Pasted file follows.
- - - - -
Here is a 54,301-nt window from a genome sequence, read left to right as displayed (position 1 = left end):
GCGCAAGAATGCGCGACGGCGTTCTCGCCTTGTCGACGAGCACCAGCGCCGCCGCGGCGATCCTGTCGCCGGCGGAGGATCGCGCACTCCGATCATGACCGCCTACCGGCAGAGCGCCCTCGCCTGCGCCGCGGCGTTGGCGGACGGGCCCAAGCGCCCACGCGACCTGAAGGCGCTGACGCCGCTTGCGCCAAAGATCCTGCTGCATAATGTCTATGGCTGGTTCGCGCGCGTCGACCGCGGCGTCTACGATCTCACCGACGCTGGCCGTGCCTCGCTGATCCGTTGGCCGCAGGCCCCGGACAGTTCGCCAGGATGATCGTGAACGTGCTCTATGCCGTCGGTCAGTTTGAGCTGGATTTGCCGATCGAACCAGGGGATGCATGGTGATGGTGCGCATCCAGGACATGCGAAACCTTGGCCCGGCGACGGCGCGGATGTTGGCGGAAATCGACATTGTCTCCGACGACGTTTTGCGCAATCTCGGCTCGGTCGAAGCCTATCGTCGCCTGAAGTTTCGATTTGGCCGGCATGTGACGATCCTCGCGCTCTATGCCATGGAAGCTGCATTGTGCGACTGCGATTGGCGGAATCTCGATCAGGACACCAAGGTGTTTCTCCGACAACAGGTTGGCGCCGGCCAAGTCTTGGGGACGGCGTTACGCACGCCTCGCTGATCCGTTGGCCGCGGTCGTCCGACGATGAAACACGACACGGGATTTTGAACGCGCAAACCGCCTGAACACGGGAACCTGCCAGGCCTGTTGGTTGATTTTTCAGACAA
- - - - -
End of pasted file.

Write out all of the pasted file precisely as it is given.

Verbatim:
Here is a 54,301-nt window from a genome sequence, read left to right as displayed (position 1 = left end):
GCGCAAGAATGCGCGACGGCGTTCTCGCCTTGTCGACGAGCACCAGCGCCGCCGCGGCGATCCTGTCGCCGGCGGAGGATCGCGCACTCCGATCATGACCGCCTACCGGCAGAGCGCCCTCGCCTGCGCCGCGGCGTTGGCGGACGGGCCCAAGCGCCCACGCGACCTGAAGGCGCTGACGCCGCTTGCGCCAAAGATCCTGCTGCATAATGTCTATGGCTGGTTCGCGCGCGTCGACCGCGGCGTCTACGATCTCACCGACGCTGGCCGTGCCTCGCTGATCCGTTGGCCGCAGGCCCCGGACAGTTCGCCAGGATGATCGTGAACGTGCTCTATGCCGTCGGTCAGTTTGAGCTGGATTTGCCGATCGAACCAGGGGATGCATGGTGATGGTGCGCATCCAGGACATGCGAAACCTTGGCCCGGCGACGGCGCGGATGTTGGCGGAAATCGACATTGTCTCCGACGACGTTTTGCGCAATCTCGGCTCGGTCGAAGCCTATCGTCGCCTGAAGTTTCGATTTGGCCGGCATGTGACGATCCTCGCGCTCTATGCCATGGAAGCTGCATTGTGCGACTGCGATTGGCGGAATCTCGATCAGGACACCAAGGTGTTTCTCCGACAACAGGTTGGCGCCGGCCAAGTCTTGGGGACGGCGTTACGCACGCCTCGCTGATCCGTTGGCCGCGGTCGTCCGACGATGAAACACGACACGGGATTTTGAACGCGCAAACCGCCTGAACACGGGAACCTGCCAGGCCTGTTGGTTGATTTTTCAGACAA